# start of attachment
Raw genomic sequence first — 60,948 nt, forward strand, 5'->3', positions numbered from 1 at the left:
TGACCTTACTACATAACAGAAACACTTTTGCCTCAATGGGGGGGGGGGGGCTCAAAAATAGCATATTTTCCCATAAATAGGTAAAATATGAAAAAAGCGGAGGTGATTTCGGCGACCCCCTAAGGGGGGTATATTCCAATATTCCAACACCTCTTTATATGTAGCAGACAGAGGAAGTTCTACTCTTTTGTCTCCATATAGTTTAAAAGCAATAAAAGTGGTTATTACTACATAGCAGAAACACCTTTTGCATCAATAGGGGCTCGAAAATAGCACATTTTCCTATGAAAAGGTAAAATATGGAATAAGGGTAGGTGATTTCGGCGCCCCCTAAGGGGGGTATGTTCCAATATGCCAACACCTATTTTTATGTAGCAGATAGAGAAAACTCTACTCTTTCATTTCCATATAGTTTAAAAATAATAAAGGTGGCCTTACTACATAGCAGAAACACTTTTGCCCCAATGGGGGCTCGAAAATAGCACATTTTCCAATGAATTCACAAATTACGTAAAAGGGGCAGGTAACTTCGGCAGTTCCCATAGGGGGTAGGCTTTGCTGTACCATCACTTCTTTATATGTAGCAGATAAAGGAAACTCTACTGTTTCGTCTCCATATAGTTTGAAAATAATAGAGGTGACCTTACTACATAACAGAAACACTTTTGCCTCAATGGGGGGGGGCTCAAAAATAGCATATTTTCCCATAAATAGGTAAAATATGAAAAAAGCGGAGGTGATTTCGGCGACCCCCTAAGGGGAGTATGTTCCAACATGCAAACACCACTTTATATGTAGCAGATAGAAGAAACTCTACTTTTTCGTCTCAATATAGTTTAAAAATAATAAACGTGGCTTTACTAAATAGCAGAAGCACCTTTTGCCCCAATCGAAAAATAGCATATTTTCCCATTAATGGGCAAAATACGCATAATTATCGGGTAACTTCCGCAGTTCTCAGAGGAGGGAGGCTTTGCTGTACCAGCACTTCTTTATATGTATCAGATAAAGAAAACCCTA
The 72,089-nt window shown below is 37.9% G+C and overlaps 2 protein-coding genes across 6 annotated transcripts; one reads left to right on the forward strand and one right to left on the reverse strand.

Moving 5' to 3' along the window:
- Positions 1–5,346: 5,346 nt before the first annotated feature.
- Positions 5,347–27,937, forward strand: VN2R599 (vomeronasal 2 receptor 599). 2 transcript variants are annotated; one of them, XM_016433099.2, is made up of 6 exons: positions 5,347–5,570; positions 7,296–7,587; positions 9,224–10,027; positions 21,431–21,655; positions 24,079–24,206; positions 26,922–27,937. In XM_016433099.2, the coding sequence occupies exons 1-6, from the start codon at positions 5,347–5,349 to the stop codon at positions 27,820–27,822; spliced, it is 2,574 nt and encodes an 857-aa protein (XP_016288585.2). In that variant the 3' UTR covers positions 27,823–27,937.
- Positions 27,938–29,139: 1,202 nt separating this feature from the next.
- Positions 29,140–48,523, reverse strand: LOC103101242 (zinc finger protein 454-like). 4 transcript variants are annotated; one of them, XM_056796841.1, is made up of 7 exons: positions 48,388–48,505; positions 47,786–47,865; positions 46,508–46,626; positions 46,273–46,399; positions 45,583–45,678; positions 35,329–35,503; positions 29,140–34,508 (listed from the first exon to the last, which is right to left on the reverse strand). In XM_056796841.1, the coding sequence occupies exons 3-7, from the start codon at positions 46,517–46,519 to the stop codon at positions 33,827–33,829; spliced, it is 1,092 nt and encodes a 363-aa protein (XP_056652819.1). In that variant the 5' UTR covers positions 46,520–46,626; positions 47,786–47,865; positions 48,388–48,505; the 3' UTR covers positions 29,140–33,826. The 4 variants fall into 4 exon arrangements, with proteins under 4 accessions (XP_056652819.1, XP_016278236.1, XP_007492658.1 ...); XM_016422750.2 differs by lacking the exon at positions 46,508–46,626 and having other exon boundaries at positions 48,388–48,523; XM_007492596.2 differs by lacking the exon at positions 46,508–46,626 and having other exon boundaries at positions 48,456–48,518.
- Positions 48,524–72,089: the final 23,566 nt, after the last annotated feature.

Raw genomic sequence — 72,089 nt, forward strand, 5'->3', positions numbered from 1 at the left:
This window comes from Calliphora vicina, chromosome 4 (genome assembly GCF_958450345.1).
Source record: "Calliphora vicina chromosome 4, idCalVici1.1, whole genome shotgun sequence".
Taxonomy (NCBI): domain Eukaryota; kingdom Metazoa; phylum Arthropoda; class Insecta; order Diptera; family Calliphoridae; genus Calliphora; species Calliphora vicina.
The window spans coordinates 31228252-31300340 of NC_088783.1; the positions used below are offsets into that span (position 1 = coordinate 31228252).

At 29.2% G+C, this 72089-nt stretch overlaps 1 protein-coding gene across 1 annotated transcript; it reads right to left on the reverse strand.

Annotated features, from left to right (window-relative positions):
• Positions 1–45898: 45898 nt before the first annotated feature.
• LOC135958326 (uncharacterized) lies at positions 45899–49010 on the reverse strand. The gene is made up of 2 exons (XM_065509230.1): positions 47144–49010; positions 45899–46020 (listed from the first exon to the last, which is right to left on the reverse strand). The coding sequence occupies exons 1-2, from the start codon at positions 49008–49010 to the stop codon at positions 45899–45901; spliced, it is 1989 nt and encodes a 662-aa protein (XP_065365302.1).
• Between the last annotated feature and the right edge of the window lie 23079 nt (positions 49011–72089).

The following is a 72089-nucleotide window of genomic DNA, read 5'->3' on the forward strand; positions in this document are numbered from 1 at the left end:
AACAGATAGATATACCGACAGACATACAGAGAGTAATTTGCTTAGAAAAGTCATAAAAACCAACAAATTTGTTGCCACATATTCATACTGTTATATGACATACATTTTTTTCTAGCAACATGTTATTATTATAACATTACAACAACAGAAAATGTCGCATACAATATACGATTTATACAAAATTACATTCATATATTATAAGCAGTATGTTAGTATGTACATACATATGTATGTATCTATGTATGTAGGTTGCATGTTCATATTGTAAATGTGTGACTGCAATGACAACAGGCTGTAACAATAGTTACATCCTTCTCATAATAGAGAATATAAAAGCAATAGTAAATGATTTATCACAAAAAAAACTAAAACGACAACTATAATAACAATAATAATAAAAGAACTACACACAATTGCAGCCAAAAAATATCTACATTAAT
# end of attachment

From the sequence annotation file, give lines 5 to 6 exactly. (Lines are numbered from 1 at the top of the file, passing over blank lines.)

- Positions 1–5,346: 5,346 nt before the first annotated feature.
- Positions 5,347–27,937, forward strand: VN2R599 (vomeronasal 2 receptor 599). 2 transcript variants are annotated; one of them, XM_016433099.2, is made up of 6 exons: positions 5,347–5,570; positions 7,296–7,587; positions 9,224–10,027; positions 21,431–21,655; positions 24,079–24,206; positions 26,922–27,937. In XM_016433099.2, the coding sequence occupies exons 1-6, from the start codon at positions 5,347–5,349 to the stop codon at positions 27,820–27,822; spliced, it is 2,574 nt and encodes an 857-aa protein (XP_016288585.2). In that variant the 3' UTR covers positions 27,823–27,937.